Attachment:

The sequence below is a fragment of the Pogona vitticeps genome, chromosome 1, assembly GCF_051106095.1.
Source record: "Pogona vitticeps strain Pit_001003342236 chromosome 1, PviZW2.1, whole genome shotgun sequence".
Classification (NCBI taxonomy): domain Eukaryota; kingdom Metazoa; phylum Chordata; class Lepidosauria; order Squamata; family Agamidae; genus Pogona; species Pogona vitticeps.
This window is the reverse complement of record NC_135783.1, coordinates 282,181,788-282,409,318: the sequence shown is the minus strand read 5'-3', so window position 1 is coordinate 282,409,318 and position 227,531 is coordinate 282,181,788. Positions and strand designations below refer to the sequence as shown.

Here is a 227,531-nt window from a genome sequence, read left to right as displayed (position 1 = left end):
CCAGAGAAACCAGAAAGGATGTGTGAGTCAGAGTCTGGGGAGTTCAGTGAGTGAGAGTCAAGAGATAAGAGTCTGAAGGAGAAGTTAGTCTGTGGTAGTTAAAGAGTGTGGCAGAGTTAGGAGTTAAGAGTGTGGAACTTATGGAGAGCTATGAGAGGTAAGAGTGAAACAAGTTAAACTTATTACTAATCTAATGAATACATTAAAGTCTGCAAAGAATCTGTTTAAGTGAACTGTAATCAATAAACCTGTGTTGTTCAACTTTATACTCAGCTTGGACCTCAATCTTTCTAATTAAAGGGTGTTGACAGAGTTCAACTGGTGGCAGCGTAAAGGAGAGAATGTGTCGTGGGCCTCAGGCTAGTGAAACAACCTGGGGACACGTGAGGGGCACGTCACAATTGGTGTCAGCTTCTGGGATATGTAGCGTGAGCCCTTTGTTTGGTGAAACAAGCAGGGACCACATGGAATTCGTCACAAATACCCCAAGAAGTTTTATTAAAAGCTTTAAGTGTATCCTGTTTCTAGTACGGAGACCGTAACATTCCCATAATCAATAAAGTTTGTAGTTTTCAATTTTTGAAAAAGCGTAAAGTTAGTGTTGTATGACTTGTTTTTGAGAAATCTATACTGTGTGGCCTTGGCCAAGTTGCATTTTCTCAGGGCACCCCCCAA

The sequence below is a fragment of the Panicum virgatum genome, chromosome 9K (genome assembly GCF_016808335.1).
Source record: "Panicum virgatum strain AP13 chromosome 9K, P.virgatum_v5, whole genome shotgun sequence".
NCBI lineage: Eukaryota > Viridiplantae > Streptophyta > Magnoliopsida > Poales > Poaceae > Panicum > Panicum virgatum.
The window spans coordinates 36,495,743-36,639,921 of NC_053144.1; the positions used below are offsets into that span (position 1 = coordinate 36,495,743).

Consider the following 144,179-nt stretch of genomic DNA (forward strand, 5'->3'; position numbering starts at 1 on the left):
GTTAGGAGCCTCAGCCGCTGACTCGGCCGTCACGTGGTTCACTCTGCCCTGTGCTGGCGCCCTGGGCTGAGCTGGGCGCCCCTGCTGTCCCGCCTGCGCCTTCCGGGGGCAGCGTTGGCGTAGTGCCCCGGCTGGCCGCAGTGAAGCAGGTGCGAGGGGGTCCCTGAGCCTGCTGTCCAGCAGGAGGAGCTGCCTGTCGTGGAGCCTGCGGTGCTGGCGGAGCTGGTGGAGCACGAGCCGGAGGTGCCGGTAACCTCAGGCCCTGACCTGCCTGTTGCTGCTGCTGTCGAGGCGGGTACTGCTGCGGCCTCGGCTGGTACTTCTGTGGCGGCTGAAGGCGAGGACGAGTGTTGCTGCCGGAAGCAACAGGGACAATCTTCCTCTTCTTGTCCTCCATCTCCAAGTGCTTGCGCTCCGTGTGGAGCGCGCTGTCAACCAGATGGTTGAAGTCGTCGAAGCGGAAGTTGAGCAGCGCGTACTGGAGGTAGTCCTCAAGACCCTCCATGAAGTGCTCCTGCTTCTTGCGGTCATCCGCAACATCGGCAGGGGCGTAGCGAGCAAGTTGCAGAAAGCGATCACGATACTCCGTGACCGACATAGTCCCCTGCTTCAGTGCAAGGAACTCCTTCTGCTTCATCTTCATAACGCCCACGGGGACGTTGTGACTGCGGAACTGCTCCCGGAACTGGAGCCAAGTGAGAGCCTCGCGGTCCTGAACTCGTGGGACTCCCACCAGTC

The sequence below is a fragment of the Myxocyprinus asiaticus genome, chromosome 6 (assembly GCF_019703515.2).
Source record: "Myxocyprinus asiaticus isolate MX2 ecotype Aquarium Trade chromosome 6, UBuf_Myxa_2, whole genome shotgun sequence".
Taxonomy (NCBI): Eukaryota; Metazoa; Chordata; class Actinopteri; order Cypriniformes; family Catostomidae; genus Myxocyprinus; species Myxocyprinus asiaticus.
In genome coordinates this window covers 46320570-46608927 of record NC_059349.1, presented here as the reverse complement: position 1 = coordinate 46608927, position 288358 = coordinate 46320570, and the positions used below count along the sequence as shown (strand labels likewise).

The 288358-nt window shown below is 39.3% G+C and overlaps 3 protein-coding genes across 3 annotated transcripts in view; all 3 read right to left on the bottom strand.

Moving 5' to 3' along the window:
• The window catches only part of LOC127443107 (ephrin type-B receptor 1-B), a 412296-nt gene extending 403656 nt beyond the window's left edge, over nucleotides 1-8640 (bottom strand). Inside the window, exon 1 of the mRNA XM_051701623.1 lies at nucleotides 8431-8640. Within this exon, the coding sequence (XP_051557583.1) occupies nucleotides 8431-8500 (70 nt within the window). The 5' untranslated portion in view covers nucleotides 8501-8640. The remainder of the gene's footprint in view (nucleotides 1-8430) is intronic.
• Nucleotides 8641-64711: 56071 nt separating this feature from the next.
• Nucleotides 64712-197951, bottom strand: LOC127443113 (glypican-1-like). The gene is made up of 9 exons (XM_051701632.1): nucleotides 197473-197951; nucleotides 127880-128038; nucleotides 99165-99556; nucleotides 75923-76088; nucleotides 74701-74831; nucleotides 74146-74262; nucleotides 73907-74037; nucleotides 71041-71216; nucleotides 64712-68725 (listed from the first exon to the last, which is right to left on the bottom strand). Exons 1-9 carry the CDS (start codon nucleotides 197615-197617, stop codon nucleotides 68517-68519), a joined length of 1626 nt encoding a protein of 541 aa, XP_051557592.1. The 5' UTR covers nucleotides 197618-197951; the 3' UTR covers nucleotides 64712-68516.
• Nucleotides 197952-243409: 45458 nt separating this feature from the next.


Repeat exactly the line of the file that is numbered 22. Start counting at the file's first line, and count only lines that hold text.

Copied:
• Nucleotides 197952-243409: 45458 nt separating this feature from the next.